India's GDP Not As Spectacular As Claims Suggest: Arvind Subramanian
In his most recent research paper, the former Chief Economic Adviser, Arvind Subramanian, has raised questions on India’s economic growth from the financial years 2011 to 2016.
The paper, titled, “India’s GDP Mis-estimation”, claims that “India changed its data sources and methodology for estimating the gross domestic product (GDP) for the period since 2011-2012…which has led to a significant overestimation of growth.”
As per government estimates, the average annual growth between 2011 to 2016 was 6.9 per cent, but according to Subramanian, the actual growth may have been between 3.5 and 5.5 per cent.
Dismissing the political perspective of the debate around GDP as a secondary consideration, Subramanian writes, “…I want to stress the technical, not political, origins of these changes, and underline that this paper focusses on the former…Today these changes are being seen as political because of other controversies that have arisen that, in principle, must be distinguished from the methodological change.”
The paper states that it is critical for an economy to keep on evolving its methodology to calculate GDP so that the investors’ and consumers’ confidence is maintained and optimum policies are implemented. It is much more imperative for “…modern, fast-moving, technology-driven economies, such as India…to maintain data quality and integrity.”
The research focusses on the technical and methodological changes in GDP calculation that started affecting the estimates from 2011 causing several anomalies to arise between the market realities and the GDP estimates.
The paper addresses three questions, “…is there a problem of mis-estimation of GDP growth after 2011? What is the likely magnitude? What is the potential cause, and in particular, how might the revisions in methodology have contributed to the over-estimation?”
While assessing whether there is a problem Subramanian compares India’s growth performance, as indicated by the GDP numbers, against its performance in other indicators that are usually associated with growth. He includes indicators such as manufacturing, production of consumer goods, exports, and fourteen other such indicative factors.
The results show that before 2011, 16 out of the 17 indicators grow along with the GDP. But post-2011, 11 out of 17 indicators are in negative correlation with the GDP growth. This means that while the GDP increased there was a decrease in the indicators. This leads to the conclusion that there is some issue in the methodology with which the GDP has been calculated since 2011.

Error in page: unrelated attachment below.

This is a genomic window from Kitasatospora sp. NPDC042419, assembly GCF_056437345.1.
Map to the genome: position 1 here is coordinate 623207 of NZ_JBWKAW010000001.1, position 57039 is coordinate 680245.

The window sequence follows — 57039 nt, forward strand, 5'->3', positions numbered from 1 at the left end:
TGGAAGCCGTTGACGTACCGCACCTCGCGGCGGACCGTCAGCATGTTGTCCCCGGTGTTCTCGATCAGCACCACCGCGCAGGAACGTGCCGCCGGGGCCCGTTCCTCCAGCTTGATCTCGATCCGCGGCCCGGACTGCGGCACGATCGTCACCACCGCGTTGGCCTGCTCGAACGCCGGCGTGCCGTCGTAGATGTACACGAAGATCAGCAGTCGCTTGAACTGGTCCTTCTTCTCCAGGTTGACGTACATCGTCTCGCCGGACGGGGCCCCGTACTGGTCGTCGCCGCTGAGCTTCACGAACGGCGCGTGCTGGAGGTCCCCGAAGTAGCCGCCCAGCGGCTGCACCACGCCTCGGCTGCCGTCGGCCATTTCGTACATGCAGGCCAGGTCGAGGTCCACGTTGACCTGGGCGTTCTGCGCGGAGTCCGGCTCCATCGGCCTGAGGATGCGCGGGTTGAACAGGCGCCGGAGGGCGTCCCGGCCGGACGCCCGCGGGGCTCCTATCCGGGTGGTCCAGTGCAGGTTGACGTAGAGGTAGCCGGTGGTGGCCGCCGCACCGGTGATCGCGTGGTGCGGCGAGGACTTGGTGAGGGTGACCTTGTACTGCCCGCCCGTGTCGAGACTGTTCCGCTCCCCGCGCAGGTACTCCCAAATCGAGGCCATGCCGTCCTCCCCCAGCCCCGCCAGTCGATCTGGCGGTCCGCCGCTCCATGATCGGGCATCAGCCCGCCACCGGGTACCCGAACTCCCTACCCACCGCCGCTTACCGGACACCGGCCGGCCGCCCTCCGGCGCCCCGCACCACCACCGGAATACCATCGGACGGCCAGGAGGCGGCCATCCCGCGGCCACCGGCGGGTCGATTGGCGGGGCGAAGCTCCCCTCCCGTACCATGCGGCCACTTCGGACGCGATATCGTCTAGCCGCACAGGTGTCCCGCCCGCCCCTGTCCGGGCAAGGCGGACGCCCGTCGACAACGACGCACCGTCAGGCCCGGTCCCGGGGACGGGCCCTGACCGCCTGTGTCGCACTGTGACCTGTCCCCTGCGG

Cautioning against taking the research at face value, Subramanian says “the results in the paper are by no means the final word”. Nonetheless, he exhorts that purely based upon the numerous anomalies that have been highlighted, this paper should be considered as evidence to an underlying problem and debated seriously.
That being said, if the results of the paper are in fact accurate then the implications are far-reaching.
“Inaccurate statistics on the economy’s health dampen the impetus for reform in serious and perverse ways”, says Subramanian. “For example, had it been known that India’s GDP growth was actually 4.5 per cent, the urgency to act on the banking system or on agricultural challenges may have been greater.”
On May 31, the Ministry of Statistics and Programme Implementation (MOSPI) officially released unemployment data for 2017-2018. The figures released by the Ministry pegged the unemployment rate at 6.1 per cent, which is highest since 1972-73.
Subramanian points out that “In reality, weak job growth and acute financial sector stress may have simply stemmed from modest GDP growth… Going forward, there must be reform urgency stemming from the new knowledge that growth has been tepid, not torrid.”
According to the research paper, there are two primary policy implications going forward, “First, growth must be restored as a key policy objective…Second, the quality and integrity of data needs to be improved.”
Additionally, “India must restore the reputational damage suffered to data generation in India across the board— from GDP to employment to government accounts—not just by conferring statutory independence on the National Statistical Commission, but also appointing people with stellar technical and personal reputations. At the same time, the entire methodology and implementation for GDP estimation must be revisited by an independent task force, comprising both national and international experts, with impeccable technical credentials and demonstrable stature.”
“The results in the paper suggest that the heady narrative of a guns-blazing India must cede to a more realistic one of an economy growing solidly but not spectacularly,” notes the former CEA.